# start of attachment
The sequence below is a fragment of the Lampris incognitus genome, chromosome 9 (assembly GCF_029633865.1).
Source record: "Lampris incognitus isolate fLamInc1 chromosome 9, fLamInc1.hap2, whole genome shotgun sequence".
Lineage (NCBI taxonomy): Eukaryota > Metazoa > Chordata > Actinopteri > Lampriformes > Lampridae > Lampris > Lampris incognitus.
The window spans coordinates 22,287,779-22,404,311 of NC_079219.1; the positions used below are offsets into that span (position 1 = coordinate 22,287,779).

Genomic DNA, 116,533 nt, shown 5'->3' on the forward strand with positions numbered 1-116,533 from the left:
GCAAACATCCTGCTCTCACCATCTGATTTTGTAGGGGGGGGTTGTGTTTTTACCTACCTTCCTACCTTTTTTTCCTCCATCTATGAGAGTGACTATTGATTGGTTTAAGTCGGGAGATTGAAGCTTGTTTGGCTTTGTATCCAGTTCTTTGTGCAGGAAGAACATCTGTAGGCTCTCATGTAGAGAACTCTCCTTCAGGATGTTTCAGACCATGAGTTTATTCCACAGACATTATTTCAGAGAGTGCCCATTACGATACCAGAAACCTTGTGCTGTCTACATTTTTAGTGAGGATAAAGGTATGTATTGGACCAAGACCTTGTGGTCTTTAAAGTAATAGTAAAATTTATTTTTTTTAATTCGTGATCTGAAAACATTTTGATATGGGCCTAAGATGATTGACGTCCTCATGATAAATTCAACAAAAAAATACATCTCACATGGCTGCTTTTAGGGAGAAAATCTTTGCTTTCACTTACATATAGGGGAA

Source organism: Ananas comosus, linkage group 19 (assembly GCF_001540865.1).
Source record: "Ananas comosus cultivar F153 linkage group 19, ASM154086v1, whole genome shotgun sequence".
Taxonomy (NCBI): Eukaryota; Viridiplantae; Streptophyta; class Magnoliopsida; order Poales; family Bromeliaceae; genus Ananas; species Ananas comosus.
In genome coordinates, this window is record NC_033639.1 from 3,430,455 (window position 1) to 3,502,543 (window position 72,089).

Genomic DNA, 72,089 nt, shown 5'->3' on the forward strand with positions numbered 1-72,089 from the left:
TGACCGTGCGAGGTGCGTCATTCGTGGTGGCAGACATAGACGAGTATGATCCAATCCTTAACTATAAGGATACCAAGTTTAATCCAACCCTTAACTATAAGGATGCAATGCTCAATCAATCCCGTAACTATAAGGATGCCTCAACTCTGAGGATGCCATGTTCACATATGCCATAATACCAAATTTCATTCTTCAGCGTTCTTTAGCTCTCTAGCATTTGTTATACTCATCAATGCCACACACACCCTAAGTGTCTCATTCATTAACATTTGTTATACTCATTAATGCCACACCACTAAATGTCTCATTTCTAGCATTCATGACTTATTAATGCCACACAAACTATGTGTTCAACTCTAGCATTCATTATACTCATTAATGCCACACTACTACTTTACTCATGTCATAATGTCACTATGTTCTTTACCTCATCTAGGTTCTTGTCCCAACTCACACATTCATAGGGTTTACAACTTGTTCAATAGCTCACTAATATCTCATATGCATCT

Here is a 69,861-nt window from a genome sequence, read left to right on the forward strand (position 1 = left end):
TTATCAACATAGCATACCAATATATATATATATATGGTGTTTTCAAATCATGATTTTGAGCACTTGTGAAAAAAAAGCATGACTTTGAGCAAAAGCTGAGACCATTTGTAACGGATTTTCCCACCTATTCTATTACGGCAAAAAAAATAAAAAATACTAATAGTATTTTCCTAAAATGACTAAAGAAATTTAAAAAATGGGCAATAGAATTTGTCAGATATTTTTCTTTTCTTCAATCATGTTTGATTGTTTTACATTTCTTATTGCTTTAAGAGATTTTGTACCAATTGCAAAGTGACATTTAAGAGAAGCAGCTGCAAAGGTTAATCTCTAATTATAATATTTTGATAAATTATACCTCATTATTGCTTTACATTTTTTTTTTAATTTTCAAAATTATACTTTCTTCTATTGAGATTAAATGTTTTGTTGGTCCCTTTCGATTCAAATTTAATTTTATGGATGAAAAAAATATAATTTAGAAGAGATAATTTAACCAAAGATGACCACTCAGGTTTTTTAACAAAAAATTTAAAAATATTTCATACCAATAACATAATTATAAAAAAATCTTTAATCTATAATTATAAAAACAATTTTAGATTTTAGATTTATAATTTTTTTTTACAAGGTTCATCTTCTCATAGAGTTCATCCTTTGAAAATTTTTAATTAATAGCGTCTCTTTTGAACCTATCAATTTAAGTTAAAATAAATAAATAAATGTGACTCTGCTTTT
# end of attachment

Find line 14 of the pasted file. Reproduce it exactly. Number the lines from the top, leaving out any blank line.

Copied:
TTATCAACATAGCATACCAATATATATATATATATGGTGTTTTCAAATCATGATTTTGAGCACTTGTGAAAAAAAAGCATGACTTTGAGCAAAAGCTGAGACCATTTGTAACGGATTTTCCCACCTATTCTATTACGGCAAAAAAAATAAAAAATACTAATAGTATTTTCCTAAAATGACTAAAGAAATTTAAAAAATGGGCAATAGAATTTGTCAGATATTTTTCTTTTCTTCAATCATGTTTGATTGTTTTACATTTCTTATTGCTTTAAGAGATTTTGTACCAATTGCAAAGTGACATTTAAGAGAAGCAGCTGCAAAGGTTAATCTCTAATTATAATATTTTGATAAATTATACCTCATTATTGCTTTACATTTTTTTTTTAATTTTCAAAATTATACTTTCTTCTATTGAGATTAAATGTTTTGTTGGTCCCTTTCGATTCAAATTTAATTTTATGGATGAAAAAAATATAATTTAGAAGAGATAATTTAACCAAAGATGACCACTCAGGTTTTTTAACAAAAAATTTAAAAATATTTCATACCAATAACATAATTATAAAAAAATCTTTAATCTATAATTATAAAAACAATTTTAGATTTTAGATTTATAATTTTTTTTTACAAGGTTCATCTTCTCATAGAGTTCATCCTTTGAAAATTTTTAATTAATAGCGTCTCTTTTGAACCTATCAATTTAAGTTAAAATAAATAAATAAATGTGACTCTGCTTTT